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Short Rotation Biomass Crops for Alaska

  • Updated Short Rotation Biomass Photo 1
  • Shortrotationbiomassphoto2
  • Updated Short Rotation Biomass Photo 3

Project Summary

The project is designed to assess growth rates of balsam poplars under short rotation on an experimental land-fill in Southcentral Alaska to determine their applicability as a sustainable heating fuel for rural Alaskan communities.

Project Need

Balsam poplar grows naturally in Alaska, and is found generally north of the Alaska Range. However, very little information is known about the growth rates of balsam poplar under short rotation management.

Understanding the growth rates of balsam poplar when used as a biomass resource is important when planning a biomass energy project. Knowing the length of the harvest intervals of a stand of trees can help decide if the stand can provide enough wood to be a sole resource, or if it would be better used as a supplimental resource to another source of biomass.

Project Description

In 2004, 144 trees, including balsam poplar, were planted on an experimental land-fill cap on Elmendorf Air Force Base to observe the evapotranspiration effects of the trees in removing ground water from a landfill site. In 2010, those trees were harvested, fertilizer applied to half of the trees, and the regrowth of the trees from the roots (coppicing) was observed for two years.

In 2012, the two year re-spouted old tree stems were measured for diameter at 12” and 51” above the ground. The trees were then harvested and weighed for total wet biomass. The trees were dried at 105oC until bone dry, and reweighed for total dry weight.

The measurements taken were used to create an equation that can predict the amount of biomass in a standing tree.

Project Results

 The biomass collected in the first harvest (7+ years growth) measured 9.6 ton/ac, and after two years the regrowth measured 5 ton/ac or 2.4 ton/ac/yr. The trees in the second rotation grew faster due to the well established root system.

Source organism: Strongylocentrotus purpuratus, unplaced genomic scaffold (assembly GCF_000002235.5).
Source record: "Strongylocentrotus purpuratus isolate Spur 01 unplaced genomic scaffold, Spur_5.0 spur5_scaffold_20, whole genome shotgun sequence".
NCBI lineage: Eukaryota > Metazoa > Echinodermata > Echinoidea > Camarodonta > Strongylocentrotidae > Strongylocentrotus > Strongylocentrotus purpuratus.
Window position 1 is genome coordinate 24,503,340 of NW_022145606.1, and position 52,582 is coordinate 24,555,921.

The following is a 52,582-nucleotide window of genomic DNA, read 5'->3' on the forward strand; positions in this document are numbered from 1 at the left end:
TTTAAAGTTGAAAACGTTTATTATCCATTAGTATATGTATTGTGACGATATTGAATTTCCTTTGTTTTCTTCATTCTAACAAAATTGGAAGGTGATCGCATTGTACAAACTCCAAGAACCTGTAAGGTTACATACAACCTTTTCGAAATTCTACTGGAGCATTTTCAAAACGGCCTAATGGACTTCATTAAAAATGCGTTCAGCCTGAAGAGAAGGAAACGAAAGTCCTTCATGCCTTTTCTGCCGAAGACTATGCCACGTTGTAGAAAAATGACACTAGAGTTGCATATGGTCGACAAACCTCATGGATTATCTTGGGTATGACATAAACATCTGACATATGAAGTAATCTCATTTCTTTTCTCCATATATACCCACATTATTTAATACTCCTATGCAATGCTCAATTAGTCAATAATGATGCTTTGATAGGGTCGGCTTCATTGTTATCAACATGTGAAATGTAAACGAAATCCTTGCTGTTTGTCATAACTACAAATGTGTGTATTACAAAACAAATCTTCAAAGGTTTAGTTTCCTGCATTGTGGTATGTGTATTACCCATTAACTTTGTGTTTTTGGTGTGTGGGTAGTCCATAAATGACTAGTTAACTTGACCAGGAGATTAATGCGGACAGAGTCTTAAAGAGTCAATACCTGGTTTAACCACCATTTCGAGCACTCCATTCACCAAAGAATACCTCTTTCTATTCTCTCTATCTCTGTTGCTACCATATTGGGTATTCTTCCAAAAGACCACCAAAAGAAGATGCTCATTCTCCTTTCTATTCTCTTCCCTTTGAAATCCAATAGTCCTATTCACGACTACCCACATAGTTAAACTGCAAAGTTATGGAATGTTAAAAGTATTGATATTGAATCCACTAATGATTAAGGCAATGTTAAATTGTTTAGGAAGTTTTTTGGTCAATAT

The trees in the fertilized area did not grow any faster than those in the non-fertilizes areas, however more weeds were observed. The dry weight of the stems were plotted against the diameter of the stems to create an equation that can be used to measure trees of the same species and age to determine the amount of biomass in the live tree. This can be a useful tool when deciding when to harvest a tree for biomass energy.

The balsam poplar wood was also tested for energy content using a bomb calorimeter. The biomass harvested in the second rotation contained an average of 8460 BTU/lb, or the equivalent to 631 gallons per acre of diesel using a straight conversion.

Project Conclusions

Short rotation woody biomass may be a viable option for some areas of Alaska. Managing the local poplar, aspen, willow, and other hardwood species for short rotation can be an alternative to planting a crop. These trees, if managed well, can suppliment slower growing species like spruce and birch. Using trees close to the community can also decrease the distance needed to travel and associated fuel costs to harvest wood.

More research is needed to understand the optimal rotation length between harvests. A longer rotation time of 10 to 20 years may allow enough biomass to accumulate per acre to provide a majority of the biomass fuel needed annually.

Photo 1:  Four month old balsam poplar after harvest . Courtesy of A. Byrd, ACEP/UAF.

Photo 2: Calipers measure the diameter of a 2 year old balsam poplar stem. Courtesy of A. Byrd, ACEP/UAF.

Photo 3: Bomb calorimeter used to measure wood energy.  Courtesy of A. Byrd, ACEP/UAF.